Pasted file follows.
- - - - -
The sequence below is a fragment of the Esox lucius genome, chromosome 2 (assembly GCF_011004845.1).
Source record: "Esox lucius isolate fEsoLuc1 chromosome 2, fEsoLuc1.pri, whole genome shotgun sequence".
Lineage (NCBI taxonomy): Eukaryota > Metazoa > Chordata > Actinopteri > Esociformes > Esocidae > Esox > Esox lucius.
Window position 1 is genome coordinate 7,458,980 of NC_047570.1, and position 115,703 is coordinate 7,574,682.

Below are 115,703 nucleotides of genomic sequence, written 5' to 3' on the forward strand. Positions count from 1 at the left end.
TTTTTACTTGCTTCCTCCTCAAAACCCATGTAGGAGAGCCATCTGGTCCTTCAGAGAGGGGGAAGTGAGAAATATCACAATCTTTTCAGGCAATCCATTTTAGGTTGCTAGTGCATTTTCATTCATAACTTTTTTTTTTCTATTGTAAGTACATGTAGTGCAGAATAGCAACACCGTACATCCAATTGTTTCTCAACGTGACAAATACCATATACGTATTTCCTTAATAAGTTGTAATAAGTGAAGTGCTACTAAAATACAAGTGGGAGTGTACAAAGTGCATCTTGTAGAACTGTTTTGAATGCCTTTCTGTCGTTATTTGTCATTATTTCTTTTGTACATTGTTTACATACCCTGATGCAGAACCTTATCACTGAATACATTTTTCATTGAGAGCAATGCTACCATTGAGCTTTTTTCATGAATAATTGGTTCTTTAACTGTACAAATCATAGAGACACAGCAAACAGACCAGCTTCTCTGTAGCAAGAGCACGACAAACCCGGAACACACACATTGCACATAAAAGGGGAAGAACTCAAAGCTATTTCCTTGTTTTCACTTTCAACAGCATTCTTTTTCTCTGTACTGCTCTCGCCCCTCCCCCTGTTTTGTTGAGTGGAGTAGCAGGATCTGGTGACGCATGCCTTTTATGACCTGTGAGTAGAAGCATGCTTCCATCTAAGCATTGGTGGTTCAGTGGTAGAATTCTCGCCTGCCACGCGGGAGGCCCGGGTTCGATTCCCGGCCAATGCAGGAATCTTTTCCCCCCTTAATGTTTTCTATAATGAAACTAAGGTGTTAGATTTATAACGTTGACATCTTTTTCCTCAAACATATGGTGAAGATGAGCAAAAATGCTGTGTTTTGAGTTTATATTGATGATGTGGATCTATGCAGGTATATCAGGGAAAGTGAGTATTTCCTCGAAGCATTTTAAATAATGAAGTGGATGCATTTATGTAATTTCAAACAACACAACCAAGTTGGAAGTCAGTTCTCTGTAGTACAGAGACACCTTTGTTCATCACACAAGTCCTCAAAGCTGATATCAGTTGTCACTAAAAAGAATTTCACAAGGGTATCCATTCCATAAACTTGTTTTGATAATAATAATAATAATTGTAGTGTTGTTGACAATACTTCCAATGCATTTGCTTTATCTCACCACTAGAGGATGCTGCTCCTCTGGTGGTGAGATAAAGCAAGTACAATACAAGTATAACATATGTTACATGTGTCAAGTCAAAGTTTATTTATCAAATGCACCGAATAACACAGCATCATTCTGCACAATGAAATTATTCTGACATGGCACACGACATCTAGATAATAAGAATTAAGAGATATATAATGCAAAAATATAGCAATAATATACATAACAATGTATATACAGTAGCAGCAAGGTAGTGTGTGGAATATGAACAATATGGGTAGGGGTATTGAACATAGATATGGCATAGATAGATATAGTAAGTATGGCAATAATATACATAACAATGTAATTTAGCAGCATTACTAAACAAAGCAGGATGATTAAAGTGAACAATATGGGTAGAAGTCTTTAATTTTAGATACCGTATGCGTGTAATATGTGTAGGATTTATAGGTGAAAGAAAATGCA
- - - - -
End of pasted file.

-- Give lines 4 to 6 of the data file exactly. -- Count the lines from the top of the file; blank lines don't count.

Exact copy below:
Window position 1 is genome coordinate 7,458,980 of NC_047570.1, and position 115,703 is coordinate 7,574,682.

Below are 115,703 nucleotides of genomic sequence, written 5' to 3' on the forward strand. Positions count from 1 at the left end.
TTTTTACTTGCTTCCTCCTCAAAACCCATGTAGGAGAGCCATCTGGTCCTTCAGAGAGGGGGAAGTGAGAAATATCACAATCTTTTCAGGCAATCCATTTTAGGTTGCTAGTGCATTTTCATTCATAACTTTTTTTTTTCTATTGTAAGTACATGTAGTGCAGAATAGCAACACCGTACATCCAATTGTTTCTCAACGTGACAAATACCATATACGTATTTCCTTAATAAGTTGTAATAAGTGAAGTGCTACTAAAATACAAGTGGGAGTGTACAAAGTGCATCTTGTAGAACTGTTTTGAATGCCTTTCTGTCGTTATTTGTCATTATTTCTTTTGTACATTGTTTACATACCCTGATGCAGAACCTTATCACTGAATACATTTTTCATTGAGAGCAATGCTACCATTGAGCTTTTTTCATGAATAATTGGTTCTTTAACTGTACAAATCATAGAGACACAGCAAACAGACCAGCTTCTCTGTAGCAAGAGCACGACAAACCCGGAACACACACATTGCACATAAAAGGGGAAGAACTCAAAGCTATTTCCTTGTTTTCACTTTCAACAGCATTCTTTTTCTCTGTACTGCTCTCGCCCCTCCCCCTGTTTTGTTGAGTGGAGTAGCAGGATCTGGTGACGCATGCCTTTTATGACCTGTGAGTAGAAGCATGCTTCCATCTAAGCATTGGTGGTTCAGTGGTAGAATTCTCGCCTGCCACGCGGGAGGCCCGGGTTCGATTCCCGGCCAATGCAGGAATCTTTTCCCCCCTTAATGTTTTCTATAATGAAACTAAGGTGTTAGATTTATAACGTTGACATCTTTTTCCTCAAACATATGGTGAAGATGAGCAAAAATGCTGTGTTTTGAGTTTATATTGATGATGTGGATCTATGCAGGTATATCAGGGAAAGTGAGTATTTCCTCGAAGCATTTTAAATAATGAAGTGGATGCATTTATGTAATTTCAAACAACACAACCAAGTTGGAAGTCAGTTCTCTGTAGTACAGAGACACCTTTGTTCATCACACAAGTCCTCAAAGCTGATATCAGTTGTCACTAAAAAGAATTTCACAAGGGTATCCATTCCATAAACTTGTTTTGATAATAATAATAATAATTGTAGTGTTGTTGACAATACTTCCAATGCATTTGCTTTATCTCACCACTAGAGGATGCTGCTCCTCTGGTGGTGAGATAAAGCAAGTACAATACAAGTATAACATATGTTACATGTGTCAAGTCAAAGTTTATTTATCAAATGCACCGAATAACACAGCATCATTCTGCACAATGAAATTATTCTGACATGGCACACGACATCTAGATAATAAGAATTAAGAGATATATAATGCAAAAATATAGCAATAATATACATAACAATGTATATACAGTAGCAGCAAGGTAGTGTGTGGAATATGAACAATATGGGTAGGGGTATTGAACATAGATATGGCATAGATAGATATAGTAAGTATGGCAATAATATACATAACAATGTAATTTAGCAGCATTACTAAACAAAGCAGGATGATTAAAGTGAACAATATGGGTAGAAGTCTTTAATTTTAGATACCGTATGCGTGTAATATGTGTAGGATTTATAGGTGAAAGAAAATGCA